The Lung in a Cell-Culture Model
New research project aims to help in replacing animal experiments
Following infections of lung cells through various pathogens in the culture dish: this is the goal of a new joint project of two Helmholtz research groups. The scientists are attempting to reconstruct lung cells from mice in a stable in vitro model, in order to conduct research on the intrusion of pathogens such as viruses and bacteria and to test new active pharmaceutical ingredients. The project, in which scientists from the Helmholtz Centre for Infection Research (HZI) and their Saarbrücken branch office, the Helmholtz Institute for Pharmaceutical Research Saarland (HIPS), are participating, has the potential to replace numerous animal experiments in the future.
The “Centre for the Documentation and Evaluation of Alternatives to Animal Experiments (ZEBET)” at the Federal Institute for Risk Assessment (BfR) is now funding the project “Conditional Immortalization of Alveolar Epithelia Cells (CILIA)” for the duration of three years.
“It is our plan to immortalize cells from the deep lung of mice and to establish them as a model”, says Dr. Nicole Daum from HIPS. “With these alveolar epithelia cells, we can then for example examine how influenza viruses cross the pulmonary barrier.” In the department “Drug Delivery”, the scientists under the leadership of Professor Claus-Michael Lehr are conducting research that involves the characteristics of biological barriers such as lung, intestinal tract and skin. “We could also test new active ingredients on permanent lung cells, since the model represents a facsimile of the mouse lung, enabling in part a replacement of experiments on animals”, Daum explains. So that a drug can reach its place of action, it must be able to cross the tissue barrier.
Immortalizing cells and stimulating them to multiply is a procedure established for other cell types. First of all, the researchers infect the cells with viruses into which they have inserted certain genes. The viruses then do the rest of the work: They introduce the genes in a stable manner into the genetic material of the cells – the activity of these genes motivates the cell to split and multiply. Up until now however, this procedure with epithelial cells of the pulmonary alveoli, always led to the loss of barrier characteristics. Examinations on living animals have therefore always been unavoidable. The working group of Dr. Dagmar Wirth at HZI has nevertheless developed a procedure with which cells, despite the immortality, continue to retain their characteristic features.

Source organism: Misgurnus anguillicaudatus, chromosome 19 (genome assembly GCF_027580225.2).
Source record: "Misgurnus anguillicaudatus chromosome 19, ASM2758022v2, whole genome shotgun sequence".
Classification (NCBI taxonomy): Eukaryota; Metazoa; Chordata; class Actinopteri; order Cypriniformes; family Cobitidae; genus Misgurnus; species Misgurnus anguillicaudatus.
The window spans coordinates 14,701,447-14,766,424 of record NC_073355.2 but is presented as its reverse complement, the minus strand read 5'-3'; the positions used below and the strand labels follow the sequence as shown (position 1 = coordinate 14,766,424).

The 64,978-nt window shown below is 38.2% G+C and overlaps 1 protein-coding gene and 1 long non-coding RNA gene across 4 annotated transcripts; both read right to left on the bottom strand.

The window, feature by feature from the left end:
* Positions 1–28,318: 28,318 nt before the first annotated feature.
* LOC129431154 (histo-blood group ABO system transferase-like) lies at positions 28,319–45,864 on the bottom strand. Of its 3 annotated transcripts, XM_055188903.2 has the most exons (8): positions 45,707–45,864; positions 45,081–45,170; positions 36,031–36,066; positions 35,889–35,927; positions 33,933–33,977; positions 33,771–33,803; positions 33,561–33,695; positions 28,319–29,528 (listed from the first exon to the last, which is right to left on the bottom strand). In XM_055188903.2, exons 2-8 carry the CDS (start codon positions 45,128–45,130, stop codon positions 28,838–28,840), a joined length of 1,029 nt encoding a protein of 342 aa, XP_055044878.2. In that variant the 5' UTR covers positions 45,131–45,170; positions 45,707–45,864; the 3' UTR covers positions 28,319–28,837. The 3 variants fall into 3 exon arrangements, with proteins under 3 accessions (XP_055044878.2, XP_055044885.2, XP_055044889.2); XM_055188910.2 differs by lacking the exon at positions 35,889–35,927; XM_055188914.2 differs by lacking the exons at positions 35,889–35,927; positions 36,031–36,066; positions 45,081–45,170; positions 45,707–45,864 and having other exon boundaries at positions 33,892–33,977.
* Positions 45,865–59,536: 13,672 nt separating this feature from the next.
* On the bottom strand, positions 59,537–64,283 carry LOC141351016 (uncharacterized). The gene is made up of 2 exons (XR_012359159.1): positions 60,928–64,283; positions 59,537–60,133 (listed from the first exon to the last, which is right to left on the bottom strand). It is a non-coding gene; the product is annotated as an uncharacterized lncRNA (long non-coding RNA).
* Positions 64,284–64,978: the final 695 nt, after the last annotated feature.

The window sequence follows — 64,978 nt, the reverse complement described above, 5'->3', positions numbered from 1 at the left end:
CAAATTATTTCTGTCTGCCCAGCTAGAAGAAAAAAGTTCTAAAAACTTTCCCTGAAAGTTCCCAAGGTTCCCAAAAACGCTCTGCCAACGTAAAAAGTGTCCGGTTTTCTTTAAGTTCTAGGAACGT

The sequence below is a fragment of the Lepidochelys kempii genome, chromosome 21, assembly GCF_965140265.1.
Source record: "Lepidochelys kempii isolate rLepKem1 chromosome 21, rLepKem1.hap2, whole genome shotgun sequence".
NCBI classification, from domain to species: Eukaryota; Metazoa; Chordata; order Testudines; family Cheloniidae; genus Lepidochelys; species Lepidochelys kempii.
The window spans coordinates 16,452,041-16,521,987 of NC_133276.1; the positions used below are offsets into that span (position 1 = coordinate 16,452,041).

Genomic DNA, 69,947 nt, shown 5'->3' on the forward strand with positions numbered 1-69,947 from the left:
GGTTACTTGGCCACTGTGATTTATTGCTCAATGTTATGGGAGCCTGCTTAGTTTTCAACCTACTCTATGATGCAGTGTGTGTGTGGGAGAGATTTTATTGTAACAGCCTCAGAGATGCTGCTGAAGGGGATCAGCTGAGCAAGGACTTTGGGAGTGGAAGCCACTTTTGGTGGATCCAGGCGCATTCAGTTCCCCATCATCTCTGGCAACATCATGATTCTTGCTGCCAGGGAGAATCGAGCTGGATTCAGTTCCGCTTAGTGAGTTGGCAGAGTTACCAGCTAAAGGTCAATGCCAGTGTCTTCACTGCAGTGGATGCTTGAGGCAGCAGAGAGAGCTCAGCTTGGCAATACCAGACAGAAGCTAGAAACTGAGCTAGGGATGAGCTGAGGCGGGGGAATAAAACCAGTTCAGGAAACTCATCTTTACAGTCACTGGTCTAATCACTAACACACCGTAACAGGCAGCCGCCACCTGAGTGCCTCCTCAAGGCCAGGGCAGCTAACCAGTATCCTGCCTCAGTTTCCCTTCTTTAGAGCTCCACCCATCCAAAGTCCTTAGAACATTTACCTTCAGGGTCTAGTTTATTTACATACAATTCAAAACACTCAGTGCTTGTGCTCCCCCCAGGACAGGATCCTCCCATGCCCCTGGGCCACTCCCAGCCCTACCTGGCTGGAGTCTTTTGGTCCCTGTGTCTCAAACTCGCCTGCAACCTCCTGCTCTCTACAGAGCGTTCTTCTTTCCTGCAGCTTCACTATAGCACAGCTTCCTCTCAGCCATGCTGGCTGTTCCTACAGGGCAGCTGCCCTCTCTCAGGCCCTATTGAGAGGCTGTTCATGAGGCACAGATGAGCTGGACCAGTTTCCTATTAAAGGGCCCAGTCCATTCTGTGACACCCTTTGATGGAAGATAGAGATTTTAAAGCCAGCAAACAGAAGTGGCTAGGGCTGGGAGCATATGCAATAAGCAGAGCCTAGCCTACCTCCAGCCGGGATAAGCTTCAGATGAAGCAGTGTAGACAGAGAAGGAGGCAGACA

“With another cell type, we have succeeded in stimulating controlled growth, without having to change the characteristics of the cell”, says Dagmar Wirth. The special thing about this model is: In addition to the gene for on-going proliferation, there is also a molecular on- and off-switch. “We stimulate cell division only when we need to. Now we would also like to install such a switch into the lung epithelial cells using an appropriate gene for division, enabling the cells to retain their characteristics of a biological barrier over the long term.” The cells must however be able to, despite the newly introduced genes, form a tight and if possible impermeable layer. If this is successful, it will be possible to implement them for various examinations instead of living mice. Over the long term, it would be a further step towards the “artificial lung” in the cell culture.
Helmholtz Centre for Infection Research:
The Helmholtz Centre for Infection Research contributes to the achievement of the goals of the Helmholtz Association of German Research Centres and to the successful implementation of the research strategy of the German Federal Government. The HZI focuses on the programme "Infection and Immunity". The goal of the programme is to solve the challenges in infection research and make a contribution to public health with new strategies for the prevention and therapy of infectious diseases.
Helmholtz Institute for Pharmaceutical Research Saarland:
The Helmholtz Institute for Pharmaceutical Research Saarland (HIPS) is a branch office of the Helmholtz Centre for Infection Research (HZI) in Braunschweig and was founded together with the Saarland University in 2009. Where do new sustainable active ingredients against widespread infections come from, how can they be optimized for the application to humans and how are they delivered efficiently to the target site? The scientists at HIPS are searching for answers to these questions by deploying highly modern methods of pharmaceutical sciences.